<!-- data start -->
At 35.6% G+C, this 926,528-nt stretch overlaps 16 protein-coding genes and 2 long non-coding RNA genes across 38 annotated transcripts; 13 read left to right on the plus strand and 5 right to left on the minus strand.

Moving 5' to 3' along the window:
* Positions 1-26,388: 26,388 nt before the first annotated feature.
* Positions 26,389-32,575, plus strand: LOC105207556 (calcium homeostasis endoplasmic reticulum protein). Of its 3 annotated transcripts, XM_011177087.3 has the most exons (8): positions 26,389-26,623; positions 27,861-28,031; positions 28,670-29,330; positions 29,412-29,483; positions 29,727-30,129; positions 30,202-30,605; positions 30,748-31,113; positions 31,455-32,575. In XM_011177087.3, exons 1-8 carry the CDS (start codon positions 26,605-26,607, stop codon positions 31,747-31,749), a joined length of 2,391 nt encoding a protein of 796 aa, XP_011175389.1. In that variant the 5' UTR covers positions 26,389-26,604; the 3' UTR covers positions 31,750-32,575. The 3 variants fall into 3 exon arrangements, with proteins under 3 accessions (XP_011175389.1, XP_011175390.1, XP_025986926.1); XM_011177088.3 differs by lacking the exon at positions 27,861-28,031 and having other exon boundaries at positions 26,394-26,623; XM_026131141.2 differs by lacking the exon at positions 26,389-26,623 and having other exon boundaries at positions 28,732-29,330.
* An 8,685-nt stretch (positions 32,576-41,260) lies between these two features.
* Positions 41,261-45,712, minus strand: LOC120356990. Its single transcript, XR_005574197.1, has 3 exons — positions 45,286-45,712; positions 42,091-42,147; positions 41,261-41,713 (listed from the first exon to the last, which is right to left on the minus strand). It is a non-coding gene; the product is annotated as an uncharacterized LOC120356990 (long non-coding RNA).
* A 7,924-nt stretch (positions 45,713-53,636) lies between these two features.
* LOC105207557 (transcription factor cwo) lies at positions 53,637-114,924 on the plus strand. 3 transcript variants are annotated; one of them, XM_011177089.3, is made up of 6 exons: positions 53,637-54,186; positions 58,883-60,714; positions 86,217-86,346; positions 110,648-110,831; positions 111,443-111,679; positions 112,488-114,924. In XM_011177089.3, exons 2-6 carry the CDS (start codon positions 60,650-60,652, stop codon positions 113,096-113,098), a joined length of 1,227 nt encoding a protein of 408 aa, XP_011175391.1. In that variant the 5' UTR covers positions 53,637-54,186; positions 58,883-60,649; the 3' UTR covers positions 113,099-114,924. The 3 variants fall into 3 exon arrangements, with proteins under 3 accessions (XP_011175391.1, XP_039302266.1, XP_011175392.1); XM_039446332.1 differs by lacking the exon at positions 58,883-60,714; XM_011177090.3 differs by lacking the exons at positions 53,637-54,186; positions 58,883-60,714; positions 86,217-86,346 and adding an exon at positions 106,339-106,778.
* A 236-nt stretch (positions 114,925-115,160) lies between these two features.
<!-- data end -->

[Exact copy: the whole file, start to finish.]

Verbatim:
At 35.6% G+C, this 926,528-nt stretch overlaps 16 protein-coding genes and 2 long non-coding RNA genes across 38 annotated transcripts; 13 read left to right on the plus strand and 5 right to left on the minus strand.

Moving 5' to 3' along the window:
* Positions 1-26,388: 26,388 nt before the first annotated feature.
* Positions 26,389-32,575, plus strand: LOC105207556 (calcium homeostasis endoplasmic reticulum protein). Of its 3 annotated transcripts, XM_011177087.3 has the most exons (8): positions 26,389-26,623; positions 27,861-28,031; positions 28,670-29,330; positions 29,412-29,483; positions 29,727-30,129; positions 30,202-30,605; positions 30,748-31,113; positions 31,455-32,575. In XM_011177087.3, exons 1-8 carry the CDS (start codon positions 26,605-26,607, stop codon positions 31,747-31,749), a joined length of 2,391 nt encoding a protein of 796 aa, XP_011175389.1. In that variant the 5' UTR covers positions 26,389-26,604; the 3' UTR covers positions 31,750-32,575. The 3 variants fall into 3 exon arrangements, with proteins under 3 accessions (XP_011175389.1, XP_011175390.1, XP_025986926.1); XM_011177088.3 differs by lacking the exon at positions 27,861-28,031 and having other exon boundaries at positions 26,394-26,623; XM_026131141.2 differs by lacking the exon at positions 26,389-26,623 and having other exon boundaries at positions 28,732-29,330.
* An 8,685-nt stretch (positions 32,576-41,260) lies between these two features.
* Positions 41,261-45,712, minus strand: LOC120356990. Its single transcript, XR_005574197.1, has 3 exons — positions 45,286-45,712; positions 42,091-42,147; positions 41,261-41,713 (listed from the first exon to the last, which is right to left on the minus strand). It is a non-coding gene; the product is annotated as an uncharacterized LOC120356990 (long non-coding RNA).
* A 7,924-nt stretch (positions 45,713-53,636) lies between these two features.
* LOC105207557 (transcription factor cwo) lies at positions 53,637-114,924 on the plus strand. 3 transcript variants are annotated; one of them, XM_011177089.3, is made up of 6 exons: positions 53,637-54,186; positions 58,883-60,714; positions 86,217-86,346; positions 110,648-110,831; positions 111,443-111,679; positions 112,488-114,924. In XM_011177089.3, exons 2-6 carry the CDS (start codon positions 60,650-60,652, stop codon positions 113,096-113,098), a joined length of 1,227 nt encoding a protein of 408 aa, XP_011175391.1. In that variant the 5' UTR covers positions 53,637-54,186; positions 58,883-60,649; the 3' UTR covers positions 113,099-114,924. The 3 variants fall into 3 exon arrangements, with proteins under 3 accessions (XP_011175391.1, XP_039302266.1, XP_011175392.1); XM_039446332.1 differs by lacking the exon at positions 58,883-60,714; XM_011177090.3 differs by lacking the exons at positions 53,637-54,186; positions 58,883-60,714; positions 86,217-86,346 and adding an exon at positions 106,339-106,778.
* A 236-nt stretch (positions 114,925-115,160) lies between these two features.